Have you been wondering why the hydroplanes carry a letter AND a number with their names? What a good question! The owner of the boat chooses the number that the boat carries. The APBA uses letter prefixes to differentiate between each class of hydroplanes. Each class has its own specific rules mostly with regard to the length of the boat, size of the engine, and whether the engine may be modified or is required to be stock. These rules often changed with the development of new engines, so the letter classifications did not always designate the same size of boat through the years. Read more.

Is FVRC sanctioned?

The FVRC is a Club associated with the American Power Boat Association (APBA). The APBA Clubs are scattered across the US and are responsible to host the racing events that are sanctioned (insured) by the APBA. More information is available on the APBA Website. Each Club can declare what categories of APBA racing they support, and the FVRC will be a V&H Club.

How can I become a member?

Membership shall consist of a regular membership (member) who may, or may not, be a participant. The membership also includes the member’s spouse, as a non-participant & non-voting. In this context, “participant” is a member who participates in any V&H in-water events. If the husband and wife are both participants and/or want to vote on Club matters, they must each purchase a regular membership to vote and to participate in V&H in-water events.

The dues amount will be set by the Board of Directors. The dues amount, or change in amount, will be announced at the Annual Membership Meeting and will take effect at the beginning of the next fiscal year. If new and/or renewing Memberships are processed three or less months prior to the start of the new fiscal year, the Memberships will be considered as members in good standing through the current and following fiscal year. Dues must have been paid for a member to be in good standing.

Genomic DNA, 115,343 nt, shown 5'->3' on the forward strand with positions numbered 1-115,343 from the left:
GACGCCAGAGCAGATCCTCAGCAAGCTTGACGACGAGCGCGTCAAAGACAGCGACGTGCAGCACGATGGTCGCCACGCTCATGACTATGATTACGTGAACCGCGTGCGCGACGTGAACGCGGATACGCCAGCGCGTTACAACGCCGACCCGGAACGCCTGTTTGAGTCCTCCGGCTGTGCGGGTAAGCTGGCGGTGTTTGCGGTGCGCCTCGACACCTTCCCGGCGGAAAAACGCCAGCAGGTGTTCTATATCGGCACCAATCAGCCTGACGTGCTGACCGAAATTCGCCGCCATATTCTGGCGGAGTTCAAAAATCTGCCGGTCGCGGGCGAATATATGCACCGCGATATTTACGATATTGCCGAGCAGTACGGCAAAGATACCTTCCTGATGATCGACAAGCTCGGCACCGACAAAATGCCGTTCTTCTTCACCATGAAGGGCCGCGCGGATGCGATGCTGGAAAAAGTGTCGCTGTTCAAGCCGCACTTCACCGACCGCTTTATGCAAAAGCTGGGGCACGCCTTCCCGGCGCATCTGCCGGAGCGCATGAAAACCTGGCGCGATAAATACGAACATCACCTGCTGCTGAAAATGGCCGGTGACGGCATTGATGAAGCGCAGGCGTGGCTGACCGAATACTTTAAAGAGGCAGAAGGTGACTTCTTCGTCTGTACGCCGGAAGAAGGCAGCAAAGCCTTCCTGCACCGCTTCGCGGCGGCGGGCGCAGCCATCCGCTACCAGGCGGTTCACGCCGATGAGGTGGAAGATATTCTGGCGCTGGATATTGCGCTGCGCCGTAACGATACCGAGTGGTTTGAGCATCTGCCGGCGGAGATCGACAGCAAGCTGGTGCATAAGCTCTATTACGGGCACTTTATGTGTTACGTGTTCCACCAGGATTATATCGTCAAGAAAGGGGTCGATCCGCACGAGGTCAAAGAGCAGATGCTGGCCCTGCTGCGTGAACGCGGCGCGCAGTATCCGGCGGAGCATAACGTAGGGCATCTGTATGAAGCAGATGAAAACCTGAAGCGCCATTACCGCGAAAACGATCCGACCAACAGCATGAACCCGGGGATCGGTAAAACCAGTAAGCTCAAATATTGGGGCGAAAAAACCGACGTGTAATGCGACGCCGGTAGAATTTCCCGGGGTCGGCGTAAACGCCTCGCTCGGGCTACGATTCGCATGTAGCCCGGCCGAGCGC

Read more.

What are those flags about?
FLAGS USED AT VINTAGE RACEBOAT EVENTS

During the exhibition runs by the vintage raceboats, you will notice that colored flags are displayed on some of the safety boats and also from the dock area. The flags you will see may be green, yellow or yellow/green, black or red. Read more.

How is safety addressed at the regattas?
Please Direct Your Attention to the Safety Boats on the Course

We’d like you to notice something about the course when the raceboats are running. You will see two safety boats with several people in them moving around the infield of the course. They are the APBA Rescue Team and unsung heroes of this Regatta. Without them the raceboats would not be able to leave the docks, literally. APBA rules do not allow raceboats to run without a rescue team present, which includes skilled divers, drivers, and emergency medical responders.

Read more.

What are the club bylaws?

The club bylaws for the Florida Vintage Raceboat Club can be found here. A printable version can be found here.

Get Revved Up!

Email Address

info@fvrc.club

Write Us

PO Box 60458
Palm Bay, FL
32906-0458